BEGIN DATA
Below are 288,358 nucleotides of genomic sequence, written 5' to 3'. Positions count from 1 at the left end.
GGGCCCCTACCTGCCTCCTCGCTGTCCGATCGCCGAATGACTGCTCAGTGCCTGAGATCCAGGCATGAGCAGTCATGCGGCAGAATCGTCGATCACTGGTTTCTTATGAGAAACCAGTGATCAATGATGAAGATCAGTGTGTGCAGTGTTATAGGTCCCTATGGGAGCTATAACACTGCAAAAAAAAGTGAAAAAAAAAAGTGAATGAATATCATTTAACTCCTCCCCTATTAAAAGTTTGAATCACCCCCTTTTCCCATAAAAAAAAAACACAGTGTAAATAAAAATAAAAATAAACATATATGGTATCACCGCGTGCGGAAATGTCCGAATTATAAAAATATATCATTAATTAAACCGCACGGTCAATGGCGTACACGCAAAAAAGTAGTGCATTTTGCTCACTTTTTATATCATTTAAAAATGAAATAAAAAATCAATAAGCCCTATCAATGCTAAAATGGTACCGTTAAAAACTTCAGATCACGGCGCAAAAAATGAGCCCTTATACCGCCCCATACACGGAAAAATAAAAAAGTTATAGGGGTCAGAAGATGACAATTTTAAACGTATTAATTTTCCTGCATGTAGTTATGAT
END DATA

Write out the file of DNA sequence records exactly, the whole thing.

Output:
Below are 288,358 nucleotides of genomic sequence, written 5' to 3'. Positions count from 1 at the left end.
GGGCCCCTACCTGCCTCCTCGCTGTCCGATCGCCGAATGACTGCTCAGTGCCTGAGATCCAGGCATGAGCAGTCATGCGGCAGAATCGTCGATCACTGGTTTCTTATGAGAAACCAGTGATCAATGATGAAGATCAGTGTGTGCAGTGTTATAGGTCCCTATGGGAGCTATAACACTGCAAAAAAAAGTGAAAAAAAAAAGTGAATGAATATCATTTAACTCCTCCCCTATTAAAAGTTTGAATCACCCCCTTTTCCCATAAAAAAAAAACACAGTGTAAATAAAAATAAAAATAAACATATATGGTATCACCGCGTGCGGAAATGTCCGAATTATAAAAATATATCATTAATTAAACCGCACGGTCAATGGCGTACACGCAAAAAAGTAGTGCATTTTGCTCACTTTTTATATCATTTAAAAATGAAATAAAAAATCAATAAGCCCTATCAATGCTAAAATGGTACCGTTAAAAACTTCAGATCACGGCGCAAAAAATGAGCCCTTATACCGCCCCATACACGGAAAAATAAAAAAGTTATAGGGGTCAGAAGATGACAATTTTAAACGTATTAATTTTCCTGCATGTAGTTATGAT